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USIS Washington 
File

23 February 1999

CONFRONTING BRIBERY AND CORRUPTION KEY TO DEVELOPMENT

(World Bank President addresses GCA forum) (1000)
By Charles W. Corey
USIA Staff Writer

WASHINGTON -- Bribery and corruption is "not a fringe issue" but a
concern that must be dealt with openly, decisively and forthrightly by
any nation that aspires to become a fully functioning member of the
world economy, says World Bank President James Wolfensohn.

In remarks opening a one day anti-corruption meeting co-sponsored by
the Global Coalition on Africa [GCA] and the U.S. Department of State
on February 23, Wolfensohn said "The very first item on the agenda,
the very first issue that we address of the things that we think are
needed to have an appropriate and equitable development in a state, is
[attention] to governance and corruption."

Second in importance, he said, is establishing a fully functioning
legal and justice system.

"I don't start with finance," he said. "I don't start with water. I
don't start with education -- as important as all those things are....
If you cannot have in a country a sense of proper governance within a
framework that is unambiguous in its opposition to corruption, and if
you cannot have a justice system and the protection of rights, then
general statements or even specific statements that we make will fall
to the ground."

For that reason, Wolfensohn told ministers representing 11 African
nations, a handful of European nations, Canada, the United States and
the Organization for Economic Cooperation and Development [OECD] and
World Bank, "Our direction is very very clear here.

"We believe that central to development is the issue of governance and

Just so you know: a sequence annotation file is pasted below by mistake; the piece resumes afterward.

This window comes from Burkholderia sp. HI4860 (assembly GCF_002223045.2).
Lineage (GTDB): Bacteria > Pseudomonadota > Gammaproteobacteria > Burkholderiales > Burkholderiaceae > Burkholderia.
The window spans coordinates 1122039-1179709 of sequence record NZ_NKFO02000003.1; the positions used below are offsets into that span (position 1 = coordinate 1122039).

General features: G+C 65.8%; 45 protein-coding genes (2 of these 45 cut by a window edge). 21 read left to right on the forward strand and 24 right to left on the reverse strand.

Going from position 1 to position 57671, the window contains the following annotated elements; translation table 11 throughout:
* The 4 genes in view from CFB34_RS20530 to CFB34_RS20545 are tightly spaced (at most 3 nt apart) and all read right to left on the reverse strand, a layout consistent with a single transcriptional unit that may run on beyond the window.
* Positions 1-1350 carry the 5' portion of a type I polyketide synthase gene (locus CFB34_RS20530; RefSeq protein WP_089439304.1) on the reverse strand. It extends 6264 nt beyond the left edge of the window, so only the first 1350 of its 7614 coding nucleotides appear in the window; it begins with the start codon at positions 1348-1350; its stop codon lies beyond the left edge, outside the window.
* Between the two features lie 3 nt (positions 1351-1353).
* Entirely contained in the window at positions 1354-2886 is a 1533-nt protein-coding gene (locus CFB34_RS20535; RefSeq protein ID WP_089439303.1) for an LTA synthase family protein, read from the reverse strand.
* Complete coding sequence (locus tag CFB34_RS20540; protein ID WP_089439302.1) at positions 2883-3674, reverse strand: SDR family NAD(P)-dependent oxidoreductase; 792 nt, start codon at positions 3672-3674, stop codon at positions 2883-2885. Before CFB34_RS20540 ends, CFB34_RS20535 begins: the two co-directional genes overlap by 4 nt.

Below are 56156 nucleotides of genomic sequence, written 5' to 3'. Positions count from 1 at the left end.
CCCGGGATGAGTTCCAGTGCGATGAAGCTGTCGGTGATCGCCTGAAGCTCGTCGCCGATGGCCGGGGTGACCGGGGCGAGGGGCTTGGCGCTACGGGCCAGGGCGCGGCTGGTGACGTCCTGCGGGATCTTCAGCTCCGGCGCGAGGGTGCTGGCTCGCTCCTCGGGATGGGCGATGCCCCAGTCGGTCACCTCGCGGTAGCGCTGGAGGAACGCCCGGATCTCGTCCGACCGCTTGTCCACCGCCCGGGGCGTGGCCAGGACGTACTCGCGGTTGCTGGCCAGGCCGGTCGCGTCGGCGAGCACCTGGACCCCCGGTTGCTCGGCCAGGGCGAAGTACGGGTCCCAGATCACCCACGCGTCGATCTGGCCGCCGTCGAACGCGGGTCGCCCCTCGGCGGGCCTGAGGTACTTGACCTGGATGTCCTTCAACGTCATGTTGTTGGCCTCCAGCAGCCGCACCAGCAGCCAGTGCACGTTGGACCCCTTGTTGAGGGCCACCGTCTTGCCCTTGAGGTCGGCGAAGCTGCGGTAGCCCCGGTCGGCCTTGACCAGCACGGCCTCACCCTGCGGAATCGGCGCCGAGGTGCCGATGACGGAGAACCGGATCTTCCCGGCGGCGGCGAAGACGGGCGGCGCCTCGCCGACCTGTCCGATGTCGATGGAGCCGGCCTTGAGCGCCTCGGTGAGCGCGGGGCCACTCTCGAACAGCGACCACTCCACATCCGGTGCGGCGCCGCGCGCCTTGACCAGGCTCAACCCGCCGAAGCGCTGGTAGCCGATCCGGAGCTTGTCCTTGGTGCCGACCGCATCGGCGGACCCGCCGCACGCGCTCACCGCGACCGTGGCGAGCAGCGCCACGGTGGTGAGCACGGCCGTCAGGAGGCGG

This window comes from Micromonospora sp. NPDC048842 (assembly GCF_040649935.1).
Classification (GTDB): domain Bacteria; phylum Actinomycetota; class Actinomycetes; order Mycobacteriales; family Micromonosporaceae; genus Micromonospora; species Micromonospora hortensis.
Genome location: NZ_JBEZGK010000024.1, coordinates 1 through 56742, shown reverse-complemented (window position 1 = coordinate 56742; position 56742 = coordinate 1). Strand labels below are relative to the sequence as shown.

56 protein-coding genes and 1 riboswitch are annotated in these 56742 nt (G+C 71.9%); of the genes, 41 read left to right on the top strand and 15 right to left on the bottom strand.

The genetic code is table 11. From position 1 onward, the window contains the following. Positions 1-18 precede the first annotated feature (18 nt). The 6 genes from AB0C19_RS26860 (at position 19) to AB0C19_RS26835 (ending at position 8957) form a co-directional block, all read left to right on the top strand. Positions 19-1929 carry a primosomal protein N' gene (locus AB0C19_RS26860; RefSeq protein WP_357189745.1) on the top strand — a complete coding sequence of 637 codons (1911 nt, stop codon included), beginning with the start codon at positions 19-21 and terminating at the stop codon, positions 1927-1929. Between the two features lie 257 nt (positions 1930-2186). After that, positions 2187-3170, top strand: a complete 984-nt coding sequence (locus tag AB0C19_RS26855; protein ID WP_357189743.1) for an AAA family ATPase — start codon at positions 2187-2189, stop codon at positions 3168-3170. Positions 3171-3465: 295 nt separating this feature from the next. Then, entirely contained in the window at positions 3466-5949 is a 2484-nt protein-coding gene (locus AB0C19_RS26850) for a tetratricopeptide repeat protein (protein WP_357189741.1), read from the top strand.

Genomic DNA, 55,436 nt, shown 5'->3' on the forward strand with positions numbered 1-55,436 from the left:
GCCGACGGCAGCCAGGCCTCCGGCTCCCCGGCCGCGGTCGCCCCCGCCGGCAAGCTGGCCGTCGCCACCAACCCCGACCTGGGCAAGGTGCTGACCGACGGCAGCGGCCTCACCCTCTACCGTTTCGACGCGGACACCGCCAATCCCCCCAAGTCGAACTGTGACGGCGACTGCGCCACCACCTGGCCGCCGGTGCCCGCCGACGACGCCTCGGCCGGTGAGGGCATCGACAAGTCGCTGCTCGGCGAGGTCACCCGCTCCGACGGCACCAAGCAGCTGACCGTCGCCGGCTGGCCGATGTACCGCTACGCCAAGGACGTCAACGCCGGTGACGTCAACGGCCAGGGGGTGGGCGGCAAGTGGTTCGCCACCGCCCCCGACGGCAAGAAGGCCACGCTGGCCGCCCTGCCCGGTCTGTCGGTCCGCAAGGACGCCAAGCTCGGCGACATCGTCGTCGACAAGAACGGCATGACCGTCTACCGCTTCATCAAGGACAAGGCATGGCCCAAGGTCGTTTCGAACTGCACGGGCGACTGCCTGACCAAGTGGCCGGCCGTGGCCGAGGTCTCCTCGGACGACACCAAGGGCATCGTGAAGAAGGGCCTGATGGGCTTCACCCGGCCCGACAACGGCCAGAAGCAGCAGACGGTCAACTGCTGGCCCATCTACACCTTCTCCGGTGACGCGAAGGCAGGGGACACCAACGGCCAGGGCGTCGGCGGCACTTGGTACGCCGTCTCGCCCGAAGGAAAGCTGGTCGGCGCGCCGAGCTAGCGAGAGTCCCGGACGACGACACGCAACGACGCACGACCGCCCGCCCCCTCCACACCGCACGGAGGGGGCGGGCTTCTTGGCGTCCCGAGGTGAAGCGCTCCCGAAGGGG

corruption," he said. "We feel humble in the sense of how we
participate and help in changing it. We are prepared to take an active
role, a supportive role or no role at your request. But we feel
extraordinarily comfortable that a group such as this and many groups
like these are coming together so that together we can gain a sense of
momentum and strength" in the fight against corruption.

"I want to assure you from the point of view of this institution," he
pledged, that "we are literally prepared to do anything that you would
like in pursuance of your decisions today."

Robert McNamara, co-chairman of the Global Coalition for Africa, a
former U.S. Secretary of Defense and World Bank president, interrupted
Wolfensohn to credit him with putting the corruption issue onto "the
world stage."

It was "absurd" that the issue could not be addressed by earlier World
Bank presidents because of legal interpretations of Bank rules,
McNamara said, while asking participants "What is more fundamental
than economic and social advance and good governance?"

Wolfensohn recalled that he first used the word corruption in a public
speech in 1996. "Prior to that time," he added, "I had been told by
our general consul that under...the regulations of the bank...I was